The band started while you were at University. Did it just happen instantly or was it an organic growth?
The band was the result of a long organic progression over several years. We’d been in various bands together in the past and knew one another from the punk scene in southeast England. I moved to London to start medical school and found myself writing and recording a lot in my bedroom. The guys kind of gravitated to London from Southampton, Bristol and Reading and Dry the River kind of coalesced. It was never a strategic endeavour to try and build a career, we just took it one day at a time and we still do.
You hail from East London which right now is seeing a major influence on modern music. How do you fit into the mold or break it in the influential neighborhood?
We all live in Stratford now which is a little further East than Brick Lane, Shoreditch, the trendy areas of London. The area is very diverse culturally and ethnically, it’s an exciting place to be. That said I don’t think we draw heavily from the locality in a musical sense, we just hole ourselves up in the basement and write the way we always have. It seems to me people perceive the East London scene to be very homogenous musically but that’s not really the case. The prevailing attitudes are just an appreciation of a lot of different forms of music – you will find electro, indie, hip hop, pop, folk and everything in between under the umbrella of East London and that’s a good thing. At home we see as many shows as possible, try to enjoy the music around us and write songs that we love playing. I like to think the scene is really trying to break out of itself, not repeat itself over and over again.
The sound of the band has you being compared to Mumford and Sons. Does the comparison get old after a while?
In my first days at medical school I started to write gentle acoustic songs for a number of reasons. In a practical respect I had to keep the noise to a minimum in halls, but also I’d only ever been in punk and rock bands, and it was a chance to explore different avenues, return to the music of my youth and so forth. The early EPs reflect this. When we started to build the live band, though, we began to experiment with building the songs up. We would take my simple folky songs and make them as expansive and energetic and intense as possible. That process has continued and today the live show is louder and heavier than ever it was when we were in screaming post-punk acts. That’s not to say I don’t admire Mumford and other new folk acts, the music seems to be heartfelt and honest and has done a great deal to popularize more cerebral music, but I don’t see the kinship between us and them.
How would you describe your sound to someone that has never heard of you before?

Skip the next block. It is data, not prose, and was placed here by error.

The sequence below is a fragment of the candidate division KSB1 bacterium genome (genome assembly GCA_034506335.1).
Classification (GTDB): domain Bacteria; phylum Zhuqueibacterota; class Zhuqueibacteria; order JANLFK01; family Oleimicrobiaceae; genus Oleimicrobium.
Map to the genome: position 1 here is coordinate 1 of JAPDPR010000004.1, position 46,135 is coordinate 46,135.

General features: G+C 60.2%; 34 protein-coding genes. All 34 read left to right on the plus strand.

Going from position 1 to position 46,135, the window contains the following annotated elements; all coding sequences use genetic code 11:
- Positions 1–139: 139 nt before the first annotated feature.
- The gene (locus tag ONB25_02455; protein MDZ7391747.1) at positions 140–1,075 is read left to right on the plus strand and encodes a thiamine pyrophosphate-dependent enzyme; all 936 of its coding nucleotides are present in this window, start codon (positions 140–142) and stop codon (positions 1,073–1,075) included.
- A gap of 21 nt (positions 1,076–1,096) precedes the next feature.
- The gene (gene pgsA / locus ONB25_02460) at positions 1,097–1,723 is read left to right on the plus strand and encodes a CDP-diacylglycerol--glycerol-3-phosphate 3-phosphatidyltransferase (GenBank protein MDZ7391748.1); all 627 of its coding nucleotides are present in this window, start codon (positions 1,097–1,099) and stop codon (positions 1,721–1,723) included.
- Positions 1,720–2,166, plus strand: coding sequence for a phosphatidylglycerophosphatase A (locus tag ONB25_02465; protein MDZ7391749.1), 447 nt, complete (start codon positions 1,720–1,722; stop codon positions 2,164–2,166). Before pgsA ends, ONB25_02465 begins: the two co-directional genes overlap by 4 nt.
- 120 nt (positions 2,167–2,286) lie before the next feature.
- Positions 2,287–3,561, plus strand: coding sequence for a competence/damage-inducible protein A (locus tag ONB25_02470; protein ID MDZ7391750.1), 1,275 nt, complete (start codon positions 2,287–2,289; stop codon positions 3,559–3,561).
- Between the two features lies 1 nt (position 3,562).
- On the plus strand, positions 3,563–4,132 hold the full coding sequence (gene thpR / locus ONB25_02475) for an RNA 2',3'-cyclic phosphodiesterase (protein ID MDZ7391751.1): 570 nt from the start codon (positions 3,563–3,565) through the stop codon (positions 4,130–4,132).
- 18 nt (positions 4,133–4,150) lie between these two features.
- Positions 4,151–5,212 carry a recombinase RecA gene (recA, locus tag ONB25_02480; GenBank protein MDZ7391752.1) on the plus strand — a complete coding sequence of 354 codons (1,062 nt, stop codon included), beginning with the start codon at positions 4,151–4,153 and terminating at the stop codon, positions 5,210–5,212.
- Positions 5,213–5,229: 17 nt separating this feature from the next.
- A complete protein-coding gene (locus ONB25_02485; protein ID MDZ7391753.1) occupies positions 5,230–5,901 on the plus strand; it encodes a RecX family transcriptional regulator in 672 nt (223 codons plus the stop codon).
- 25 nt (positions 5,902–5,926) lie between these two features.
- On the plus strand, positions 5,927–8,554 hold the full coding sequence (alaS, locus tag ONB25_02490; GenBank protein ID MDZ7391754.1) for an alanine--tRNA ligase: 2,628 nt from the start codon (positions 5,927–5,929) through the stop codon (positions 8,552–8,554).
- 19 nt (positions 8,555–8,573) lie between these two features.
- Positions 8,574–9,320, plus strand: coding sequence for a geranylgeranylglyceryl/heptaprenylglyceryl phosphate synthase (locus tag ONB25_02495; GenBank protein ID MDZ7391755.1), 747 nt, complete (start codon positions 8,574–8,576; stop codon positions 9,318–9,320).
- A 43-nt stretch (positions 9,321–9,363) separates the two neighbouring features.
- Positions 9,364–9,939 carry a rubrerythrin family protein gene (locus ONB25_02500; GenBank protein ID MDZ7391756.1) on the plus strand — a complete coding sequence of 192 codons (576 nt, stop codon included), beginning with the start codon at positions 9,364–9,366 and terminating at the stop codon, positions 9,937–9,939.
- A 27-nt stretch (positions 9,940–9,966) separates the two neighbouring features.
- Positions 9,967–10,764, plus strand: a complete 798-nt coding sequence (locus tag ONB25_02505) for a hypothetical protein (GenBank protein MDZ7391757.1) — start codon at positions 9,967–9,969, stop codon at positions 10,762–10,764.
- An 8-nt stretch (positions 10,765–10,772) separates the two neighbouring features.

A recent reviewer described it as “hardcore gone soft” and I think that’s probably a good description. We say stealth rock.
Who are some of your influences and why are they important to you?
This question is a tough one for us because everyone mines very different influences. Jon and Scott, like many rhythm sections, are deeply into 70s and 80s prog, hair metal. Bands like Genesis, Tool, Rush, Dream Theatre (haha). It might not be prominent in the music but often there are hints of it lurking in the lower registers. Matthew (guitar) listens to post rock: (Mew, Sigur Ros, Mono, Godspeed) which is where the shoegazey stuff comes in, and also robs Gram Parsons and The Band for his country licks. I’m into a lot of late 90s and early 00s post punk: At the Drive-In, Antioch Arrow, Refused, Drive Like Jehu and I guess lyrically more classic songwriters like Leonard Cohen, Paul Simon... Finally Will our violinist listens to a lot of classical music but also electro stuff. The only band we all really agree on is CCR, the greatest band of all time.
The songs have been based around your studies of medicine and anthropology, how do you make these topics interesting to the listener without sounding like a professor?
The study of anthropology is the study of human behaviour - in many ways the discipline simply encourages you to be open minded and observant. There isn’t a great deal drawn from Malinowski or Levi Strauss: it’s more an approach. I try to reflect on human relationships and obstacles in such a way that allows people to find meaning wherever and however they’d like to.
Dry the River gained much attention after you played SXSW this year. What was the experience like for you?
SXSW was everything we’d been promised and more! Nothing can prepare you for the madness. Jon (drums) had visa trouble so we ended up doing the vast majority of the shows acoustically, or with the rest of us playing bits of Jon’s drum kit. That’s the spirit of South By though, make do and mend. Jon finally made it out for our last show and we had the most rewarding and sweaty 40 minutes of our musical career to date – it was such a relief!
You decided to give your three track EP away for free. Why? Do you think that, with the internet, it’s not a major issue to sell records any more?
I’d like to think selling records will never be obsolete but perhaps that’s the traditionalist in me talking. There are a lot of interesting alternative models out there now, bands building themselves up through publishing or other funding sources etc, which is great because it opens up opportunities for a lot of bands. That said, from an artistic perspective I think it’s a powerful thing to go into a record store and buy a physical record. It’s a direct exchange of resources for music and that’s a very cool thing. It would be a shame to lose it.
What has been the best thing about being in Dry the River so far?
There have been so many things. I think we’re very grateful for the opportunity to travel, to see so many places and meet so many people that we otherwise would not have.